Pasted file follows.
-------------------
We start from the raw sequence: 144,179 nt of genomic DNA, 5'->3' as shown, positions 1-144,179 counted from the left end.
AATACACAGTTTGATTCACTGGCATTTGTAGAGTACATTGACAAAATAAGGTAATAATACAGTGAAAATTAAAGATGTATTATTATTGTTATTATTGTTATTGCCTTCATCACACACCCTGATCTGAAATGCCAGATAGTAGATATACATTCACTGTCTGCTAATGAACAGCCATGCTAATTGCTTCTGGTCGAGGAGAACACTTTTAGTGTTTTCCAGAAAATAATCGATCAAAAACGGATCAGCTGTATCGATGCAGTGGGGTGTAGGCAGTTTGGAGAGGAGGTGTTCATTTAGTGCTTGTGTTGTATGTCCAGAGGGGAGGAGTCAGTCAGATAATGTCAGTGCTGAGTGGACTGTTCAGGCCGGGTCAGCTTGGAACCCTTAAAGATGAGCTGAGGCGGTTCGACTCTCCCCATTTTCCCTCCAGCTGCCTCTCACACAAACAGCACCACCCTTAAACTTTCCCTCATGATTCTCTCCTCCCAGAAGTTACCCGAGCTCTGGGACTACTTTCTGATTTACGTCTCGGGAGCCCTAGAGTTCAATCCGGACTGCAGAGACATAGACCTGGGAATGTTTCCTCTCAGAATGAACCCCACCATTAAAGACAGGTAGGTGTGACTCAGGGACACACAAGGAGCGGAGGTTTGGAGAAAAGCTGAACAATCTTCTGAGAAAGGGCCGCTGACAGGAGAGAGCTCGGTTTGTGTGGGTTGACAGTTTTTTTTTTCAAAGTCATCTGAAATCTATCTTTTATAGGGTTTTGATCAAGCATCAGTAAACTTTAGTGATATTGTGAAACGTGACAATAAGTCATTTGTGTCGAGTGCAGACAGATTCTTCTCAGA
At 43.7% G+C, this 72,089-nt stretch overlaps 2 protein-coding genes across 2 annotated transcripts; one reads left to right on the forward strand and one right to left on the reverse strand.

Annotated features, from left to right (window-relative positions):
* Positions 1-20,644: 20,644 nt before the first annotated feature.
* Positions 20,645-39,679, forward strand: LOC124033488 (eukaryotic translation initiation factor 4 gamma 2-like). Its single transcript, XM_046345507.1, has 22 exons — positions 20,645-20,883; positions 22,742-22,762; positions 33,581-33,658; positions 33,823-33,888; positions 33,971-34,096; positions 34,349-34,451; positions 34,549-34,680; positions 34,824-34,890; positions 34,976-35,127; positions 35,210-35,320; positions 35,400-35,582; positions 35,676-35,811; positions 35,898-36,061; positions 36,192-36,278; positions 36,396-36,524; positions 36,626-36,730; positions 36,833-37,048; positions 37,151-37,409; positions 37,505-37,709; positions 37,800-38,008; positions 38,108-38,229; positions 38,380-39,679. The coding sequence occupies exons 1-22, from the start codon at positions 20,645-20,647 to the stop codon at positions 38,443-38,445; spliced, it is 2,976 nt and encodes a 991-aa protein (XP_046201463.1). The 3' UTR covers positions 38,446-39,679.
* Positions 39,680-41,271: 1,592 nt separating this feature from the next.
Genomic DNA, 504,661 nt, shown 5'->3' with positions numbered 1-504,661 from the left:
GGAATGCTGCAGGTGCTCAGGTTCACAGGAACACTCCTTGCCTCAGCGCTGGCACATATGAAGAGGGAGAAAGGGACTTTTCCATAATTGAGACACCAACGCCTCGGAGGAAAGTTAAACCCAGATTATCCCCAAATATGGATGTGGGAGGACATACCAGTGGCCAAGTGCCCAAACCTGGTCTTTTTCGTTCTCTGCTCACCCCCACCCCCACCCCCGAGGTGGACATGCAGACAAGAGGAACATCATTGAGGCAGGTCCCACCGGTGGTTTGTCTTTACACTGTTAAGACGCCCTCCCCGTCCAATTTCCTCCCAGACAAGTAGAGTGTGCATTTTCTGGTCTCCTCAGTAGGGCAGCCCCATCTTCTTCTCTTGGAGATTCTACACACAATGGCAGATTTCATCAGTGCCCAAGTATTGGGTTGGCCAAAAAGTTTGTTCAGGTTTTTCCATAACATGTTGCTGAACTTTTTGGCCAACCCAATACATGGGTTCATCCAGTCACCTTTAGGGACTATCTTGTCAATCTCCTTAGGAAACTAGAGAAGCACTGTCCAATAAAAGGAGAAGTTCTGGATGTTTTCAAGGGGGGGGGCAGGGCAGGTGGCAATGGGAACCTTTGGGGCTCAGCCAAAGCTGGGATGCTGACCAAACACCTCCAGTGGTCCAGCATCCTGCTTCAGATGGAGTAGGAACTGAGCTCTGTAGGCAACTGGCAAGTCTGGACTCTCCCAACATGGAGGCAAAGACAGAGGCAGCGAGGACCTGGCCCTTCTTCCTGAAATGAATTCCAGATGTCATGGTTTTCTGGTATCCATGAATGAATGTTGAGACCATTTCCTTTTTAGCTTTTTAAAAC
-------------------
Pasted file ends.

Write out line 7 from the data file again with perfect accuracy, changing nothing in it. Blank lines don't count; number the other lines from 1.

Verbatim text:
* Positions 39,680-41,271: 1,592 nt separating this feature from the next.